Press release issued: 3 September 2009
A primitive quantum computer that uses single particles of light (photons) whizzing through a silicon chip has performed its first mathematical calculation. This is the first time a calculation has been performed on a photonic chip and it is major step forward in the quest to realise a super-powerful quantum computer.
The chip takes four photons that carry the input for the calculation, it then implements a quantum programme (Shor’s algorithm) to find the prime factors of 15, and outputs the answer – 3 and 5. The results are reported by a team of physicists and engineers from the University of Bristol in today’s issue of Science.
“This task could be done much faster by any school kid,” said PhD student, Alberto Politi, who, together with fellow PhD student Jonathan Matthews performed the experiment, “but this is a really important proof-of-principle demonstration.”
Finding prime factors may seem like a mathematical abstraction, but it lies at the heart of modern encryption schemes, including those used for secure internet communication. The ability of quantum computers to simulate quantum systems may also prove to be a powerful tool in the development of new materials or pharmaceuticals.
The team from the University of Bristol’s newly established Centre for Nanoscience and Quantum Information have spent several years developing devices where photons propagate in silica waveguides — much like in optical fibres — micro-fabricated on a silicon chip.
“This approach results in miniature, high-performance and scalable devices,” said Professor Jeremy O’Brien, Director of the Centre for Quantum Photonics, who led the research. “The realisation of a quantum algorithm on a chip is an extremely important step towards an all-optical quantum computer”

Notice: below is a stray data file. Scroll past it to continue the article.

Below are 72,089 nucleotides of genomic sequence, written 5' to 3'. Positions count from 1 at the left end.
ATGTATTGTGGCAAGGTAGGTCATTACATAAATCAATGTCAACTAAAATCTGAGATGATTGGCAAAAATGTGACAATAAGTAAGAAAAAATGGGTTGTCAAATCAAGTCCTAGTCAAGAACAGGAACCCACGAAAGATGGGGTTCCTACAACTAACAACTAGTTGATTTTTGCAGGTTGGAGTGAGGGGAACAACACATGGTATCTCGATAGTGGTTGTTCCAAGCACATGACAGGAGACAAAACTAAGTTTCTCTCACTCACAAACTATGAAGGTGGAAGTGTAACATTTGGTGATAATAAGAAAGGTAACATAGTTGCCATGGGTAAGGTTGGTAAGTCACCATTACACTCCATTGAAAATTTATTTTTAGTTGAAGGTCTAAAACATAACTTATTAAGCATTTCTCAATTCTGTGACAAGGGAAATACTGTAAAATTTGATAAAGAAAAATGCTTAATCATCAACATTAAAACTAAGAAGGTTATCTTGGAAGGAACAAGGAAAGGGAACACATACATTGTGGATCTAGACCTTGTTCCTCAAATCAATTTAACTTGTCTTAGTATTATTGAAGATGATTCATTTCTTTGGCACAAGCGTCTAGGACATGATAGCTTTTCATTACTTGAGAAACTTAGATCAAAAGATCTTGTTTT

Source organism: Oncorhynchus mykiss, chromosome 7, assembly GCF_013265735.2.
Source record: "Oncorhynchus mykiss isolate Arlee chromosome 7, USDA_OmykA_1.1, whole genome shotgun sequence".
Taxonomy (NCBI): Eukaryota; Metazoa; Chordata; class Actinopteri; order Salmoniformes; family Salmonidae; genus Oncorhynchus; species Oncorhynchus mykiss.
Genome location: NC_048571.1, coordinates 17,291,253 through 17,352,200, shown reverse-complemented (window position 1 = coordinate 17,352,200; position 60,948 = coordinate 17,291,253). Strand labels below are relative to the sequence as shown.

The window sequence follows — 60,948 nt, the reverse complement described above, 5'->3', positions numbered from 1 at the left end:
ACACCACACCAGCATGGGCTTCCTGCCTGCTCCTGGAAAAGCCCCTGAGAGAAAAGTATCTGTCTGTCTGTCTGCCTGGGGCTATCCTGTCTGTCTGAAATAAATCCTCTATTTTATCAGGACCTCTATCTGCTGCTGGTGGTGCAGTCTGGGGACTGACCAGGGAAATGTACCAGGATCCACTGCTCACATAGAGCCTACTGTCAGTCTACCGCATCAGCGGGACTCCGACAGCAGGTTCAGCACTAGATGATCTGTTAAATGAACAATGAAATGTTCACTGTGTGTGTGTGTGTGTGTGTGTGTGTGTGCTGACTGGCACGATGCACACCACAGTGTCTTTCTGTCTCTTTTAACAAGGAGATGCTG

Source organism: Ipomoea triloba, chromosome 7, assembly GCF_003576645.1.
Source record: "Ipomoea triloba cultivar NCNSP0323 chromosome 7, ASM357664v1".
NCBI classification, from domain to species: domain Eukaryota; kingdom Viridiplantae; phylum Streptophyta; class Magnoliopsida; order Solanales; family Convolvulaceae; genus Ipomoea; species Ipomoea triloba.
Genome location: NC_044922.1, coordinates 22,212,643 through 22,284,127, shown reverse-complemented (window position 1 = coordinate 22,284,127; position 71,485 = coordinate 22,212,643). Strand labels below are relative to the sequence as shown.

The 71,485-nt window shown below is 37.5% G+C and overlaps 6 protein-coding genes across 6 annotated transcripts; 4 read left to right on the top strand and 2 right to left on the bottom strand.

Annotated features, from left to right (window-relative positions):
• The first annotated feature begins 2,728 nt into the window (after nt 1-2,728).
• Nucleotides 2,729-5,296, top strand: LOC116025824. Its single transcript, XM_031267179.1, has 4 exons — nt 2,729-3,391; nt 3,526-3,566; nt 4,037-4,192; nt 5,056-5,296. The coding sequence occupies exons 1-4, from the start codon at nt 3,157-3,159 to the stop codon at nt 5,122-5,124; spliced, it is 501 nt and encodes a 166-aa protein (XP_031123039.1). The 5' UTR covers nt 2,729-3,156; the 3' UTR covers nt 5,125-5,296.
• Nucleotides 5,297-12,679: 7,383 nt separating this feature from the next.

“Despite recent advances, the ability to perform even small-scale quantum algorithms has largely been missing,” said Matthews. “For the last few years, researchers at the Centre for Quantum Photonics have been working towards building fully functional quantum circuits on a chip to solve this issue,” added O’Brien.
The team coupled four photons into and out of the chip using optical fibres. On the chip the photons traveled through silica waveguides that were brought together to form a sequence of quantum logic gates. The output was determined by which waveguides the photons exited the chip in. By detecting the photons at the output of the device they confirmed high-performance operation of the quantum algorithm.
“As well as quantum computing and quantum metrology, ‘on-chip’ photonic quantum circuits could have important applications in quantum communication, since they can be easily integrated with optical fibres to send photons between remote locations,” said Politi.
O’Brien concurred and added: “The really exciting thing about this result is that it will enable the development of large scale quantum circuits for photons. This opens up all kinds of possibilities”.
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